Over the past few years, the media have frequently reported deaths of honey bee (Apis mellifera L.) colonies in the United States, Europe, and Japan. Most reports express opinions but little hard science. A recent historical survey pointed out that extensive colony losses are not unusual and have occurred repeatedly over many centuries and locations. Concern for honey bees in the United States has been magnified by their vital role in agriculture. The California almond industry alone is worth $2 billion annually and relies on over 1 million honey bee hives for cross-pollination. So what is killing honey bee colonies worldwide, and what are the implications for agriculture?
In fall 2006 and spring 2007, many U.S. beekeepers encountered hives without adult bees but with abandoned food and brood. It was widely believed that these were symptoms of a new and highly virulent pathogen. In the absence of a known cause, the term “Colony Collapse Disorder” (CCD) was coined. What have we learned about this condition since then? Are the symptoms really novel?
The first annual report of the U.S. Colony Collapse Disorder Steering Committee, published in July 2009 (15), suggests that CCD is unlikely to be caused by a previously unknown pathogen. Rather, it may be caused by many agents in combination—the interaction between known pests and pathogens, poor weather conditions that diminish foraging, lack of forage (16), and management factors such as the use of pesticides and stress caused by long-distance transport of hives to nectar sources or pollination locations. The increasingly technical process of beekeeping itself merits further research as far as its impact on colony health. For example, although pollen substitutes are now widely used, little is known about the interactions between nutrition and disease susceptibility. Further research is also needed to develop effective ways of keeping colonies healthy through good hive management based on appropriate chemical, and other treatments such as “hygienic” bees that remove diseased brood and can be bred using conventional methods. In Europe, the COLOSS (COlony LOSS) network, consisting of 161 members from 40 countries worldwide, is coordinating research efforts and activities by scientists and the beekeeping industry to address these and other issues related to honey bee losses, including CCD (2).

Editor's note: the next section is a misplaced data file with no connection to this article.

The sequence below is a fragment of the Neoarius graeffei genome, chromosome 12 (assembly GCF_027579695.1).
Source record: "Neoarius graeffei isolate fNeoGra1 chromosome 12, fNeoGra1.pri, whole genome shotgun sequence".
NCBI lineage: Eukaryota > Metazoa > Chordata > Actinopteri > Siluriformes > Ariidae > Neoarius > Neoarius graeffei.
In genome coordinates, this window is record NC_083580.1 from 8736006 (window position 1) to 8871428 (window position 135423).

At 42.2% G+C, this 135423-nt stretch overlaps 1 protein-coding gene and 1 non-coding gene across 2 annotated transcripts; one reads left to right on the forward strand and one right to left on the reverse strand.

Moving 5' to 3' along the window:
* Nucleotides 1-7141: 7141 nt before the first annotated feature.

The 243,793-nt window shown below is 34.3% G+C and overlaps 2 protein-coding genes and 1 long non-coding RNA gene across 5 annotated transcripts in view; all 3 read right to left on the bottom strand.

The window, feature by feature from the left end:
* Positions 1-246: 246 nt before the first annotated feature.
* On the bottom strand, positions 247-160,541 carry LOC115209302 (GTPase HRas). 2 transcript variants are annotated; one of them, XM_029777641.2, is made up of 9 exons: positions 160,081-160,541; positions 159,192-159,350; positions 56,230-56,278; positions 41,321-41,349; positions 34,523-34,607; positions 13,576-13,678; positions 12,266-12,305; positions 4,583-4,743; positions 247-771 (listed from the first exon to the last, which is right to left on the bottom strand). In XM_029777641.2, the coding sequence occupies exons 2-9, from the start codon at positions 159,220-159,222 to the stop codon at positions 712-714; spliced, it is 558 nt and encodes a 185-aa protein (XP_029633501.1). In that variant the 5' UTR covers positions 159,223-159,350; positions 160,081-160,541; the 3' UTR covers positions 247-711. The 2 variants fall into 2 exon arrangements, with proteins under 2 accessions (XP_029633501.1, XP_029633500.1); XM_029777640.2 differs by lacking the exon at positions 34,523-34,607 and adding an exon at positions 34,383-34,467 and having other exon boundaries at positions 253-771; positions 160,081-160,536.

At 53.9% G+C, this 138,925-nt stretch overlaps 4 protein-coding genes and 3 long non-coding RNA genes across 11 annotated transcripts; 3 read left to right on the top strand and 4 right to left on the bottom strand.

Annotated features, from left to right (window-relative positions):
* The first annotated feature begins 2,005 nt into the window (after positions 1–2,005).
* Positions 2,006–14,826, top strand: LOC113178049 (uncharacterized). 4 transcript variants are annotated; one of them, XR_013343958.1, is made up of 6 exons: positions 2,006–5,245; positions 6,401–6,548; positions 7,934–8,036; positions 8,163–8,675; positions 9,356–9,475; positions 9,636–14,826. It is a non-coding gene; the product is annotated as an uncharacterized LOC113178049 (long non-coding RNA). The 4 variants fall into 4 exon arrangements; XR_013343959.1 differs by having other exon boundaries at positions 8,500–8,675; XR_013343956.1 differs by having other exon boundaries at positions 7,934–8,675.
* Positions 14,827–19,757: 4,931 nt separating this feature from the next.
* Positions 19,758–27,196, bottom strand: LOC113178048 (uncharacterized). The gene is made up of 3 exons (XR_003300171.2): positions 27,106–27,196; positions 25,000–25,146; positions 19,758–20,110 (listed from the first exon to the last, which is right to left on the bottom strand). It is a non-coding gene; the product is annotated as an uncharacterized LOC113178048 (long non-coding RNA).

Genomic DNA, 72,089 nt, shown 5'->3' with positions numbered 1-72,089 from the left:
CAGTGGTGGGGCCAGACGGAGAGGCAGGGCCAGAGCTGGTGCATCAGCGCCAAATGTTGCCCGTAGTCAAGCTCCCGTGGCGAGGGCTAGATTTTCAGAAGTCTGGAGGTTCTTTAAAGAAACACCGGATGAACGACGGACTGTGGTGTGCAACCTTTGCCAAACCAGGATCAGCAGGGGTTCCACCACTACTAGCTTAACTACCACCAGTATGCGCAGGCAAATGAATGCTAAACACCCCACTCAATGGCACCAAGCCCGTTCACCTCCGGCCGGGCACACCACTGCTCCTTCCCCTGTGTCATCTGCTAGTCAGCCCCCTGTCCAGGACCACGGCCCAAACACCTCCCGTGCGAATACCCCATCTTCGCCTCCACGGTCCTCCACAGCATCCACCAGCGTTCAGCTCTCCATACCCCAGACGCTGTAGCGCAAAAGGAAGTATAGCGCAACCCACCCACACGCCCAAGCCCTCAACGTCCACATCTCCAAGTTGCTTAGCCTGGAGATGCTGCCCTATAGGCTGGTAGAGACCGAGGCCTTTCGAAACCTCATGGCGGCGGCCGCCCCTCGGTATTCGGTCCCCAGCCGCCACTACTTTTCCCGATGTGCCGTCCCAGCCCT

In February 2009, the high pollination fee, combined with a temporary reduction in pollination demand due to drought and reduced almond prices, resulted in a surplus of hives in California available to pollinate almonds. But this leaves no room for complacency. Almond pollinating beekeepers had a poor summer in 2009 in the Dakotas and neighboring states, where hives spend the summer making honey, with heavy rains delaying and reducing the honey crop. This delayed chemical treatments for Varroa mites, and many colonies were probably in worse than usual condition going into winter back in California. It will be interesting to see what happens in February 2010 when the almonds bloom. On a longer time scale, there is a worrying downward trend in U.S. hives, from six million after World War II to 2.4 million today. Is the future of U.S. commercial beekeeping going to be based on pollinating a few high-value crops? If so, what will be the wider economic cost arising from crops that have modest yield increases from honey bee pollination? These crops cannot pay large pollination fees but have hitherto benefited from an abundance of honey bees providing free pollination.